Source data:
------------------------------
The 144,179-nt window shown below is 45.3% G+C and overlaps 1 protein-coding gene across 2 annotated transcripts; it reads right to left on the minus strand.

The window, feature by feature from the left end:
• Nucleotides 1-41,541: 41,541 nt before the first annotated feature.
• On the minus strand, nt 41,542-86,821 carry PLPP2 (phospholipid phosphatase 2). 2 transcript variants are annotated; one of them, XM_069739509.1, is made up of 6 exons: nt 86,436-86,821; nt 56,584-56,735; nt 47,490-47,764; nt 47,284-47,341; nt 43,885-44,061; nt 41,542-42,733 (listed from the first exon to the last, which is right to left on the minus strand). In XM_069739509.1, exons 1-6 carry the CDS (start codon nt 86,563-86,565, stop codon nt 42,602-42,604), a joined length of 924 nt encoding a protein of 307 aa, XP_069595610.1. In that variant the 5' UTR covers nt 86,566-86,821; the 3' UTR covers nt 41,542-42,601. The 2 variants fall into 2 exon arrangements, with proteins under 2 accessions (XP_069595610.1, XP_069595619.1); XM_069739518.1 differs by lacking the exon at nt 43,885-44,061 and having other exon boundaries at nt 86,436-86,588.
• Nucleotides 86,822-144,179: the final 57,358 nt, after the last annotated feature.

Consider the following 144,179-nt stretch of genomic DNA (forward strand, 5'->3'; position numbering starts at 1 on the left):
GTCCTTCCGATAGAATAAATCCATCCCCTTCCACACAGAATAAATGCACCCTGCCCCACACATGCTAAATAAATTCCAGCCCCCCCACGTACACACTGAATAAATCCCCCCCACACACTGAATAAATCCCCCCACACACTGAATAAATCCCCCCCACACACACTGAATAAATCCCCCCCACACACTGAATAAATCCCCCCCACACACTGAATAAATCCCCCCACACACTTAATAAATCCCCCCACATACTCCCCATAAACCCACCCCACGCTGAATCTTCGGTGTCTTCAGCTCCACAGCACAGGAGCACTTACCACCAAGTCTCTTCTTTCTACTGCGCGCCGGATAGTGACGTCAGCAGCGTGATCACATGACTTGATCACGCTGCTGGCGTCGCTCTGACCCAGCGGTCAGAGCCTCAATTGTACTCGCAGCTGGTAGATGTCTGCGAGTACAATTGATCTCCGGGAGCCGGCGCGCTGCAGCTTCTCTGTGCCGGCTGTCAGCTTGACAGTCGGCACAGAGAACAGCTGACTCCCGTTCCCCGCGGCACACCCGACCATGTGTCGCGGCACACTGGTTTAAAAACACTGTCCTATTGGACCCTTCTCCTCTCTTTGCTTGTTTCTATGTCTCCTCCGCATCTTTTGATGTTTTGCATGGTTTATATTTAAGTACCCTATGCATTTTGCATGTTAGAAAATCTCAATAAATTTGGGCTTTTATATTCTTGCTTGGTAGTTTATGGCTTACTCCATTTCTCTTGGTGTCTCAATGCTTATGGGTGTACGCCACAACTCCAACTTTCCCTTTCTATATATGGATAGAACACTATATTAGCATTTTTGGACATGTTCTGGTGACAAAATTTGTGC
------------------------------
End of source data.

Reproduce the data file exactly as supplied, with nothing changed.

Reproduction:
The 144,179-nt window shown below is 45.3% G+C and overlaps 1 protein-coding gene across 2 annotated transcripts; it reads right to left on the minus strand.

The window, feature by feature from the left end:
• Nucleotides 1-41,541: 41,541 nt before the first annotated feature.
• On the minus strand, nt 41,542-86,821 carry PLPP2 (phospholipid phosphatase 2). 2 transcript variants are annotated; one of them, XM_069739509.1, is made up of 6 exons: nt 86,436-86,821; nt 56,584-56,735; nt 47,490-47,764; nt 47,284-47,341; nt 43,885-44,061; nt 41,542-42,733 (listed from the first exon to the last, which is right to left on the minus strand). In XM_069739509.1, exons 1-6 carry the CDS (start codon nt 86,563-86,565, stop codon nt 42,602-42,604), a joined length of 924 nt encoding a protein of 307 aa, XP_069595610.1. In that variant the 5' UTR covers nt 86,566-86,821; the 3' UTR covers nt 41,542-42,601. The 2 variants fall into 2 exon arrangements, with proteins under 2 accessions (XP_069595610.1, XP_069595619.1); XM_069739518.1 differs by lacking the exon at nt 43,885-44,061 and having other exon boundaries at nt 86,436-86,588.
• Nucleotides 86,822-144,179: the final 57,358 nt, after the last annotated feature.

Consider the following 144,179-nt stretch of genomic DNA (forward strand, 5'->3'; position numbering starts at 1 on the left):
GTCCTTCCGATAGAATAAATCCATCCCCTTCCACACAGAATAAATGCACCCTGCCCCACACATGCTAAATAAATTCCAGCCCCCCCACGTACACACTGAATAAATCCCCCCCACACACTGAATAAATCCCCCCACACACTGAATAAATCCCCCCCACACACACTGAATAAATCCCCCCCACACACTGAATAAATCCCCCCCACACACTGAATAAATCCCCCCACACACTTAATAAATCCCCCCACATACTCCCCATAAACCCACCCCACGCTGAATCTTCGGTGTCTTCAGCTCCACAGCACAGGAGCACTTACCACCAAGTCTCTTCTTTCTACTGCGCGCCGGATAGTGACGTCAGCAGCGTGATCACATGACTTGATCACGCTGCTGGCGTCGCTCTGACCCAGCGGTCAGAGCCTCAATTGTACTCGCAGCTGGTAGATGTCTGCGAGTACAATTGATCTCCGGGAGCCGGCGCGCTGCAGCTTCTCTGTGCCGGCTGTCAGCTTGACAGTCGGCACAGAGAACAGCTGACTCCCGTTCCCCGCGGCACACCCGACCATGTGTCGCGGCACACTGGTTTAAAAACACTGTCCTATTGGACCCTTCTCCTCTCTTTGCTTGTTTCTATGTCTCCTCCGCATCTTTTGATGTTTTGCATGGTTTATATTTAAGTACCCTATGCATTTTGCATGTTAGAAAATCTCAATAAATTTGGGCTTTTATATTCTTGCTTGGTAGTTTATGGCTTACTCCATTTCTCTTGGTGTCTCAATGCTTATGGGTGTACGCCACAACTCCAACTTTCCCTTTCTATATATGGATAGAACACTATATTAGCATTTTTGGACATGTTCTGGTGACAAAATTTGTGC